I was browsing the web today on my iPad looking for the lyrics to a song I heard yesterday on the Jonathan Schwartz show on WNYC.
It's a show tune, that started off not-too-interesting but by the end the lyrics had me choked up. It was a beautiful story, and I not only wanted to hear it again, but I wanted to share it with others.
I eventually found a rendition of it on YouTube, but during my exploration I came across a Flash thingie (what are they called) that promised to have some info about the song, but of course since Apple doesn't like Flash, my iPad can't "see into" it.
Amazon has the soundtrack.
Deliberately throwing out content that might have useful information in it, that's not too wise, imho. Better to keep as much as we can, and stop worrying too much about whether we like the format or not.
And what Apple is doing violates Postel's Law which says you should be liberal in what you accept. Another reason Postel was wise. It helps keep the web from breaking.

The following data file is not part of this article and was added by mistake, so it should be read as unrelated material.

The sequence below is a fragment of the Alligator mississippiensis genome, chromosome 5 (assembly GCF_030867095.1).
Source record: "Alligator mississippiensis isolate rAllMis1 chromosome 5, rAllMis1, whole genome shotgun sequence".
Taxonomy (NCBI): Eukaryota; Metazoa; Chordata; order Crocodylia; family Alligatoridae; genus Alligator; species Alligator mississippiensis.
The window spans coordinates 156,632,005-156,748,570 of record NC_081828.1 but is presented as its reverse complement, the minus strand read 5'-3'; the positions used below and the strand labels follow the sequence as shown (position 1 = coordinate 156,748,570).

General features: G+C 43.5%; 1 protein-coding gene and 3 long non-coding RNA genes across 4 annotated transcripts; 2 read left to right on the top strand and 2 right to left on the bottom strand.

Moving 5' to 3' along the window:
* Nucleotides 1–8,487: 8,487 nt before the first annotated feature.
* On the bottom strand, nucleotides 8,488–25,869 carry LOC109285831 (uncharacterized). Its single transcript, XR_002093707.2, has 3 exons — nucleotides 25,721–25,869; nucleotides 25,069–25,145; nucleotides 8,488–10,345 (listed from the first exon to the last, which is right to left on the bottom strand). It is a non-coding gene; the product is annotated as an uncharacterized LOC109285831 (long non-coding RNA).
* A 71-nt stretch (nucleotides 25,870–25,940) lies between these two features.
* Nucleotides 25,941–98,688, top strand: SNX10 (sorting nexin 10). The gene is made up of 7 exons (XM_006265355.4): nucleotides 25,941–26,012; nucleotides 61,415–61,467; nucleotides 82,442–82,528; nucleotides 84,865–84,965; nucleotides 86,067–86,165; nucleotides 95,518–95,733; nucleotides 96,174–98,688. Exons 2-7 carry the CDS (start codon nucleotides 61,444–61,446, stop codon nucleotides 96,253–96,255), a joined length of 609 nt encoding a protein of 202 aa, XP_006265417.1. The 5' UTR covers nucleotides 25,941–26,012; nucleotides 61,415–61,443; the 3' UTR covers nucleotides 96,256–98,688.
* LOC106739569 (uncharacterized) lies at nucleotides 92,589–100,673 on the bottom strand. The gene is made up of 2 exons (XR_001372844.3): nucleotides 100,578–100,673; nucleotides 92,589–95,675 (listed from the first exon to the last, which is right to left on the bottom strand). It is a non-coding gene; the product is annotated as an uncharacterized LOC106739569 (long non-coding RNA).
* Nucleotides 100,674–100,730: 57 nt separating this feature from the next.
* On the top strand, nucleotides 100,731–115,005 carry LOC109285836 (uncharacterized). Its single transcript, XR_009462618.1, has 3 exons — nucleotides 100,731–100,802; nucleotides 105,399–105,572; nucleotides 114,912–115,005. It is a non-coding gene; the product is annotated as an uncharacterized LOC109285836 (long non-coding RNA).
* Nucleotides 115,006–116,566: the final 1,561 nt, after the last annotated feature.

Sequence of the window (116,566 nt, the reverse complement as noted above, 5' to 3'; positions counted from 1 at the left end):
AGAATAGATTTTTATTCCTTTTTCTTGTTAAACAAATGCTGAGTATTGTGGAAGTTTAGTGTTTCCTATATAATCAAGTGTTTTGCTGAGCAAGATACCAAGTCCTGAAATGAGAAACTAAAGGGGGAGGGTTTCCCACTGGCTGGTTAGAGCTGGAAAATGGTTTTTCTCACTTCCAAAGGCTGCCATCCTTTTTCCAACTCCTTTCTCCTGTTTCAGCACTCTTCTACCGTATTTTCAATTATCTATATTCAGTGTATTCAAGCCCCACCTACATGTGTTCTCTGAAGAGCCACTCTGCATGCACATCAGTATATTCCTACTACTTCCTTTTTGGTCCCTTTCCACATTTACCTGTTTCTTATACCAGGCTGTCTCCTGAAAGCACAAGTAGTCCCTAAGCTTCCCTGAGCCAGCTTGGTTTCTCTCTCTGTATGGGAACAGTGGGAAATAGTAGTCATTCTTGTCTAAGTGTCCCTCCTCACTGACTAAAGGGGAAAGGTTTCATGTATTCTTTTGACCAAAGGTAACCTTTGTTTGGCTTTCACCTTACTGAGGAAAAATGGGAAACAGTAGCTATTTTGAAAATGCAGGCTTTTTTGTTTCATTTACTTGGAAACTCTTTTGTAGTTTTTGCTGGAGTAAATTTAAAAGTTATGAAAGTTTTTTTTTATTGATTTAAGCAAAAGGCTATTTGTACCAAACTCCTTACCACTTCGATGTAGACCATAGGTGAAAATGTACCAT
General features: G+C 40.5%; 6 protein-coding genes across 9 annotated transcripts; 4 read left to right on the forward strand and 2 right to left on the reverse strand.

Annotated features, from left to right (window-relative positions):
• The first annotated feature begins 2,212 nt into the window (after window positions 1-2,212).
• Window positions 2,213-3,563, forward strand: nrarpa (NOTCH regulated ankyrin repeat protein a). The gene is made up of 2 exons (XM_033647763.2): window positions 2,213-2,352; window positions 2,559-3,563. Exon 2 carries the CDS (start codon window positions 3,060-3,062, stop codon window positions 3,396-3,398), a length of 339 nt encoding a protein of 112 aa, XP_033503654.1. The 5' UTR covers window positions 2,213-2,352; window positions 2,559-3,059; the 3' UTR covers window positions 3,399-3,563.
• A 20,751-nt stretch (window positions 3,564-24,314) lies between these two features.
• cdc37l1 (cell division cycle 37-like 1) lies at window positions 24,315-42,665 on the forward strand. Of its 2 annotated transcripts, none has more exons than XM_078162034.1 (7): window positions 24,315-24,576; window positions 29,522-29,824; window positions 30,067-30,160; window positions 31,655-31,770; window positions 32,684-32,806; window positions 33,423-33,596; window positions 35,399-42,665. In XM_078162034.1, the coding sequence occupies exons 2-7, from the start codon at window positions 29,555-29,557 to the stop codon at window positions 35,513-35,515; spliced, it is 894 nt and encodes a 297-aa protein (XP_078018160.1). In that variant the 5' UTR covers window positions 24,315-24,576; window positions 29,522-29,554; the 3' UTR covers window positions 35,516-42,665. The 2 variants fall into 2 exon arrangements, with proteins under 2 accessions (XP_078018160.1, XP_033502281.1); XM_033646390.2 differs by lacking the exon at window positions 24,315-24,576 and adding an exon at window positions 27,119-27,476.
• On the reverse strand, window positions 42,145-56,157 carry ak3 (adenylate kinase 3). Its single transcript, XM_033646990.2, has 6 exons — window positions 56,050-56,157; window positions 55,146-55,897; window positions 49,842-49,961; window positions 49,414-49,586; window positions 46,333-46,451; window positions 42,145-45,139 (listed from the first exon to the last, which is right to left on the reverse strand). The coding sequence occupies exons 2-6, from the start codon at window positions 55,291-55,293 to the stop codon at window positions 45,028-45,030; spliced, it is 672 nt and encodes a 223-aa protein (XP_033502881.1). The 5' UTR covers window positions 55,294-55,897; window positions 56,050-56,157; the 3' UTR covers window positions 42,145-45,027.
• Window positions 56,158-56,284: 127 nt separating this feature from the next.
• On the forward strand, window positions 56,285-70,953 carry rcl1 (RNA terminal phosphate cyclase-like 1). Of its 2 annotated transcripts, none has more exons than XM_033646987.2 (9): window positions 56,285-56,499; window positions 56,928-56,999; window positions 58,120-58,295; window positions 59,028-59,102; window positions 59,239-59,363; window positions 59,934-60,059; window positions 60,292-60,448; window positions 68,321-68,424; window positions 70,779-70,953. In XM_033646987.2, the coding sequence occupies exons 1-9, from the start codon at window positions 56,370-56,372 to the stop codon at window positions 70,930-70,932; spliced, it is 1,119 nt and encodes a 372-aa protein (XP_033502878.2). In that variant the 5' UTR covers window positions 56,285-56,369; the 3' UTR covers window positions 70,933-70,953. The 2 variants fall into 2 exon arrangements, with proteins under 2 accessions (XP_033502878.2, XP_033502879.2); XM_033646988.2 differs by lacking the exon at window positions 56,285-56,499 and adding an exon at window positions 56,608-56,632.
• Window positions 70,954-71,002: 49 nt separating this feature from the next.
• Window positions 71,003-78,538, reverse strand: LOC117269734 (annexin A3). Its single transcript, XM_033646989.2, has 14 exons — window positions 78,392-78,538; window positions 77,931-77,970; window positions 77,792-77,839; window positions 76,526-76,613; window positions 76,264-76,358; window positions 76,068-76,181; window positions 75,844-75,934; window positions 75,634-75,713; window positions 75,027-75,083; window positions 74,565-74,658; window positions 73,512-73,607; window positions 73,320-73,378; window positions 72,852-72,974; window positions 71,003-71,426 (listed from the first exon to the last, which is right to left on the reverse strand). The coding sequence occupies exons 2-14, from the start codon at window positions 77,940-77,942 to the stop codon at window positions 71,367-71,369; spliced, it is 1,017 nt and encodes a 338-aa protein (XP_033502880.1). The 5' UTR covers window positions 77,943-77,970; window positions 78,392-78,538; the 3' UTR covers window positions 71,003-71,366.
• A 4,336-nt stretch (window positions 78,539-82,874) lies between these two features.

A reminder that now that Apple's market cap is bigger than Microsoft's we have to think about what it does differently. If Microsoft had decided to outlaw a popular format, no matter how much we may not like it, we'd look at that as an anti-competitive move. Why should we look at it any differently if it's Apple?
Update: You can view what Apple has done as linkrot, but on a massive scale, and it was deliberate. Linkrot is usually accidental, but this was deliberate. If Microsoft had done this, the very same people who are defending Apple so fiercely would be (virtually) marching on Redmond with torches threatening to burn it to the ground.